13 The Disruption Attributes Tool (DAT)
What is it? A way of measuring our investigative impact on organized crime What is the value? the DAT enables us to measure the effectiveness of the disruptions based on three attributes of organized crime groups: Core Business, Financial, and Personal In the last few years, law enforcement agencies have been struggling to identify their impact against targeted organized crime groups. In other words, identifying and reporting the effectiveness of operational disruptions has been a miss and as a result it remains unclear if law enforcement is having an impact against organized crime. Previously, law enforcement agencies would signify disruptions by simply counting arrests made, drugs seized, warrants executed and searches undertaken; thereby measuring the efficiencies of the disruptions and not the actual impacts made to organized crime groups. A DAT is submitted for each disruption that has occurred on any organized crime project (immediately after the disruption has taken place). The lead investigator of each organized crime project is responsible for completing and submitting the DAT form to the Divisional CrOps Reviewer for review and analysis. Once review and analysis is complete, the CrOps Reviewer submits the completed form to HQ. The information is then compiled to provide a national comprehensive picture of the impact we have had on targeted organized crime groups and quarterly reported to all Divisions and Officers.

14 Prioritizing Transnational Criminal Organizations, an Example of International Cooperation
Cross Border Crime Forum Drugs & Organized Crime Sub Group Joint Canada/US threat assessment on transnational organized crime 2006 (RCMP, DEA & FBI) Cross training of Analysts Canadian operations model utilized including SLEIPNIR Public version Through the Cross Border Crime Forum, the Drugs and Organized Crime Sub Group completed a joint Canada/US threat assessment on organized crime (2006). The agencies involved were the Royal Canadian Mounted Police (RCMP), The Drug Enforcement Administration and the Federal Bureau of Investigation. This threat assessment prioritizes organized crime groups for joint investigation. This is the first joint Canada/US threat assessment on transnational organized crime that used a singular methodology to prioritize OC groups. Along with the classified threat assessment a vetted public version is available on the RCMP and Public Safety and Emergency Preparedness web sites. The public version provides insight into commodities and criminal markets in addition to an overview of organized crime groups operating in North America. Public education on the pervasiveness of organized crime in Canada and the United States is an important tool to raise awareness OPTIONAL CBCF BACKGROUND: In April 1997, the President of the United States and the Prime Minister of Canada agreed to establish a bilateral consultative mechanism to address cross border crime issues. The Cross Border Crime Forum (CBCF), led by the Minister of Public Safety Canada and the Attorney General of the United States, held it’s first meeting September 1997 in Ottawa.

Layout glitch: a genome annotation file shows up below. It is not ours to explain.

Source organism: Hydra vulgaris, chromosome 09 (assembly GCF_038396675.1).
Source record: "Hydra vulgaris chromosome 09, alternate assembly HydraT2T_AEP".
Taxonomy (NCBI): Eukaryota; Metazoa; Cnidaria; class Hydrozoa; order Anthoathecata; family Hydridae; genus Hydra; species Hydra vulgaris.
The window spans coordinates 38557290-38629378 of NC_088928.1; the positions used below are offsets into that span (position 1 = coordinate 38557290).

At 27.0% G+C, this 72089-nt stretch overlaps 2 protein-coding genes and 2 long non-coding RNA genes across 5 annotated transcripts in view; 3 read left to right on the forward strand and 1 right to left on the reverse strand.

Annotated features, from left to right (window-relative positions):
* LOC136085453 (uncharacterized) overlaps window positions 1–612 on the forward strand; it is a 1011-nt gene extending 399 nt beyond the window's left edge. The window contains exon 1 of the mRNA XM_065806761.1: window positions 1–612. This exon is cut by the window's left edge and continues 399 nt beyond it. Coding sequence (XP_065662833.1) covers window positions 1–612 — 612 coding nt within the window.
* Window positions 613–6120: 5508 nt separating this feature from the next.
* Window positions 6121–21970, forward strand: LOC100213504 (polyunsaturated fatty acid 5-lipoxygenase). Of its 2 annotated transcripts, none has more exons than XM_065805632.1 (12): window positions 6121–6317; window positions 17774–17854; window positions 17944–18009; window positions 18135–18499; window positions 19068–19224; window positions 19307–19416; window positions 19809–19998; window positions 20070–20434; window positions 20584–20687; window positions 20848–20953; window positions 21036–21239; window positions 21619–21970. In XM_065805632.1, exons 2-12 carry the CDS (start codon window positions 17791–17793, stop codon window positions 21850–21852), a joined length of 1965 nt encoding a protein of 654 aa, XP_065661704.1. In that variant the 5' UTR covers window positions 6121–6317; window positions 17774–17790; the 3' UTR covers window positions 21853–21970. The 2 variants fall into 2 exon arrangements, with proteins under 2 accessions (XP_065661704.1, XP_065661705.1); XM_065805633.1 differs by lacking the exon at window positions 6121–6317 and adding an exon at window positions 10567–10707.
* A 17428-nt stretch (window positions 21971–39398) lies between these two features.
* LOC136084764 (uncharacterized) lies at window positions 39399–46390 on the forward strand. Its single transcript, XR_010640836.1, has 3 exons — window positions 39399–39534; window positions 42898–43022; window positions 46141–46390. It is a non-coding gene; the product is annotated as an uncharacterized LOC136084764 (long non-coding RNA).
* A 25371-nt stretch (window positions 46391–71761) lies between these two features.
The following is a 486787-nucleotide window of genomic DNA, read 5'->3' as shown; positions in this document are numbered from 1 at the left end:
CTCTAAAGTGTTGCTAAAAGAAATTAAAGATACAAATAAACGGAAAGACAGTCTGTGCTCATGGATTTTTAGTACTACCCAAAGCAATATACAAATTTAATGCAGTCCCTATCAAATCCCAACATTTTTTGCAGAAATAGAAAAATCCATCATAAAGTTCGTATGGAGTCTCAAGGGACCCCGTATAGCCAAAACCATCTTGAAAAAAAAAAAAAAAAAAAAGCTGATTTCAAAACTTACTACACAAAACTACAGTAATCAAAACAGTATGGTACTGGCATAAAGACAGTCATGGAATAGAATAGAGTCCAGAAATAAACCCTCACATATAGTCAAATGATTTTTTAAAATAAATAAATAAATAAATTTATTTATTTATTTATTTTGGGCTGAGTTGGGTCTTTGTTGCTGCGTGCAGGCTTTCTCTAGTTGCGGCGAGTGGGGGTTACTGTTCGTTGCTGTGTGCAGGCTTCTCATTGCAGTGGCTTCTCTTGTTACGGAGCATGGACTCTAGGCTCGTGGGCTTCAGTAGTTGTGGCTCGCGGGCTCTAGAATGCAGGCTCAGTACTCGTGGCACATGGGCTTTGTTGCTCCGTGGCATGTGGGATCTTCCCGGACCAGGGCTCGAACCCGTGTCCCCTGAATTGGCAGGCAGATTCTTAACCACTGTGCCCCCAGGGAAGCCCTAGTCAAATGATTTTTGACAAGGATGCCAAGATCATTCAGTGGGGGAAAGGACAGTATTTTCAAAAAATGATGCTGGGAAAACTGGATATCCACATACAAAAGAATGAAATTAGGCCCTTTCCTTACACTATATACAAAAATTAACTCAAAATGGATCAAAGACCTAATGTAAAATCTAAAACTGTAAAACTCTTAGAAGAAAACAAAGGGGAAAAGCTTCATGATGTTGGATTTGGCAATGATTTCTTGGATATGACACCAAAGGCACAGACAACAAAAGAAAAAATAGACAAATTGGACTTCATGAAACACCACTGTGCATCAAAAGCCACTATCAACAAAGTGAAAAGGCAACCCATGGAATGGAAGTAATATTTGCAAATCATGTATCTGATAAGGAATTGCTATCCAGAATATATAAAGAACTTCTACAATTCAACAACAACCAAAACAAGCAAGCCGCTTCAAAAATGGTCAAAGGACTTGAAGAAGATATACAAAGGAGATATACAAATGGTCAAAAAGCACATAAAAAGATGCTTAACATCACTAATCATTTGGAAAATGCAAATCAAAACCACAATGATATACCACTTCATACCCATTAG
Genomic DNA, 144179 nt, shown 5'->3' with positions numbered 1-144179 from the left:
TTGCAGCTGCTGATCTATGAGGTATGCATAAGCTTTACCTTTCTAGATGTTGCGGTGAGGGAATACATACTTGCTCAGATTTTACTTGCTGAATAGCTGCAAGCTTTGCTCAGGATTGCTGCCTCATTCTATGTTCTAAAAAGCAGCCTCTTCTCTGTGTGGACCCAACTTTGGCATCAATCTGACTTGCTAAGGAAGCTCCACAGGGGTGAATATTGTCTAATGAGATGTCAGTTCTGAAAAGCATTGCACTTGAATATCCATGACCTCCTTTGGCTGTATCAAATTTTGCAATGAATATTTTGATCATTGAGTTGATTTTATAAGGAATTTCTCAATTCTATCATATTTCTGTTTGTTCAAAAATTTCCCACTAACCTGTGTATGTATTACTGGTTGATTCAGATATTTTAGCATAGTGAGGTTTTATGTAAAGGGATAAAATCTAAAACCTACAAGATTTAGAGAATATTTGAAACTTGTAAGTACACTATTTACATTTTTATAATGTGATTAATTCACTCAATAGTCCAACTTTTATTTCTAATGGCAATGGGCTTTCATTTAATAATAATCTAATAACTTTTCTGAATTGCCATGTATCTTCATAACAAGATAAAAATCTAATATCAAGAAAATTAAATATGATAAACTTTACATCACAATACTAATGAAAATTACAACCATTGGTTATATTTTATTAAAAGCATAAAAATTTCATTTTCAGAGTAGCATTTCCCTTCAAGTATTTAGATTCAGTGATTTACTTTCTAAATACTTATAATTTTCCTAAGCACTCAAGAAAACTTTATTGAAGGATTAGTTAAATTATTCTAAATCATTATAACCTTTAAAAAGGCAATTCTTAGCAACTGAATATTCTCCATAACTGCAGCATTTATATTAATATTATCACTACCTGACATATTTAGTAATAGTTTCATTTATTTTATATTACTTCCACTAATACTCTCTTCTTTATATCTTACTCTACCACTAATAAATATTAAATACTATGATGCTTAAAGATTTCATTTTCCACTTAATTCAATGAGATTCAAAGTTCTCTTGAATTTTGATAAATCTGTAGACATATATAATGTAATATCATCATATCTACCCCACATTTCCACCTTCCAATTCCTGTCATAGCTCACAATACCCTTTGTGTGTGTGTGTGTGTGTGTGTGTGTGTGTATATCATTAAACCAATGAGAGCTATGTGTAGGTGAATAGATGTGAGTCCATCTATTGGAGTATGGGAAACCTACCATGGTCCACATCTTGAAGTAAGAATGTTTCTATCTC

15 Public Education The RCMP Drugs & Organized Crime Awareness Service Vision: To make the Canadian public a significant partner of Canadian law enforcement in order to effectively combat and reduce the effects of Organized Crime in Canada. That all law enforcement officers understand their role in the fight against Organized Crime and how their daily law enforcement activities directly impact upon Organized Crime’s ability to function successfully The Drugs & Organized Crime Branch views the necessity for a National Drugs & Organized Crime Awareness Service as a natural extension of existing law enforcement initiatives currently used by the RCMP and other law enforcement agencies to combat organized crime in an effective manner. Millions of dollars are expended annually by Governments at all levels, to combat the effects of Organized Crime. The RCMP Drugs & Organized Crime Branch educates both law enforcement officers and the Canadian public about the very real and substantial effects of Organized Crime on their personal and professional lives. How does Organized Crime impact Canadians? threats to public health and safety through faulty counterfeit goods (drugs/electrical devices) drug-related violence & motorcycle and street gang turf wars (innocent victims) higher automobile insurance premiums resulting from organized car thefts massive tax revenue losses from contraband alcohol and tobacco (taxes diverted which support health care/government services) economic fraud (stock market manipulation) higher costs for products & services (banks, insurance companies, hydro & taxes) toxic waste dumping (environmental damage) •These are just some examples....organized crime affects everyone! Public education is an effective way to reduce victimization….

16 Conclusion Using Intelligence led policing as a model to Prioritize Organized Crime Investigations SLEIPNIR & Harm Prioritization Scale Tools Integrated investigative units The ability to report to government on the effectiveness of our investigations Education & awareness Canada has adopted an intelligence led, integrated methodology to maximize resources. The tools such as “SLEIPNIR” and the “HARM PRIORITIZATION SCALE” help us determine the priority organized crime groups to investigate. Reporting to government on our investigative effectiveness is critical to maintaining resources. The Disruption Attributes Tool helps us to measure our policing efforts on organized crime investigations. Finally, education & awareness on organized crime is an investment in reducing the impact of organized crime on Canadians Thank you

17 PROJECT COLISÉE An example of an international policing action targeting organized crime Countries included; Canada, United States, Venezuela, Italy, Haiti and others

18 Questions ? DPT00005